Mike Bostock to humans: 'Try to look for small problems first'

The AMA on Reddit with ex-NYT graphics editor and the creator of D3.js is simply the best motivational piece on the Internet for those who want to work with data-driven documents

by Sérgio Spagnuolo - editor of Volt Data Lab, a data-driven news agency based in Brazil — follow him on Twitter (@ProjetoStock)

If you are a data journalism nerd, or even a small-time enthusiast, you will surely know who Mike Bostock is. But, if you don't, I will tell you: he is the guy who made possible that cool data visualization you like so much.

As the creator of the JavaScript library D3.js, this guy is admired within all the data journalism community and beyond. In May, Bostock announced he was quitting his coveted job as the New York Time graphics editor to "work full-time on visualization tools!!" (second exclamation mark is mine) — notably the next major release of D3.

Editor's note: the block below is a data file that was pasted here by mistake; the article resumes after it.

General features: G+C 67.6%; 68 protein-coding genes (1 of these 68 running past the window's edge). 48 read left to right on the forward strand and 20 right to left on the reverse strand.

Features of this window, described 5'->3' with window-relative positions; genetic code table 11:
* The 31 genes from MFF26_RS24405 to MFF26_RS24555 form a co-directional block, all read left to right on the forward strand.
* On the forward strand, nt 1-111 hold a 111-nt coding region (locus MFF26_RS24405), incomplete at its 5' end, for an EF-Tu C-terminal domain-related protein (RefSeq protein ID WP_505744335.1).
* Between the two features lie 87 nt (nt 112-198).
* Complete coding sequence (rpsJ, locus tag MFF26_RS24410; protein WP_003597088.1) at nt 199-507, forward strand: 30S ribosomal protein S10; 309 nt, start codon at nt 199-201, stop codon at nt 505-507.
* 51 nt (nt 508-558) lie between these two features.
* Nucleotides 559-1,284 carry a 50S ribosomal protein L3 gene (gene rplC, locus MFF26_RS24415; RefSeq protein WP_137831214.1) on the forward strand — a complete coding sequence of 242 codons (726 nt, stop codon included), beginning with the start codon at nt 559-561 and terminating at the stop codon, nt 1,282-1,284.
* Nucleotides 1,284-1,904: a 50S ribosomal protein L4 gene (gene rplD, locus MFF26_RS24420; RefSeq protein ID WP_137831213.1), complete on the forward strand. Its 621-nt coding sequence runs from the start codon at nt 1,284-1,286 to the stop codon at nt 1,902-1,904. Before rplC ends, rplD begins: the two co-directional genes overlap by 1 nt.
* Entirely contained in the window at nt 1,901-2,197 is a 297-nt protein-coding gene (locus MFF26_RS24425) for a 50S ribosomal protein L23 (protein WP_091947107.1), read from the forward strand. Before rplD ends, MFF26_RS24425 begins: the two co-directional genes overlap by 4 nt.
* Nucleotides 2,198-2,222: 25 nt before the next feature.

It takes a pretty freaking serious full-time work for someone to quit a dream job at the NYT, right? Well, my guess is that a person that is so notorious in such a specific, yet vast, field gotta have things covered for the long run. It is not like he would be out of a job if things go south (although I doubt they will go south in this case).

Well, on September 8, 2015, Bostock answered several questions made by data junkies over a Reddit AMA, under the nice page Data is Beautiful (yes, I know I am late with this post).

Although sometimes he got quite technical, this AMA is maybe the best motivational piece on the web for people who want to work with data.

As I myself am one of those people, I highlighted some parts of the AMA for you to immerse yourself in this world. Yes, you! You nerd.


Mike Bostock, Reddit AMA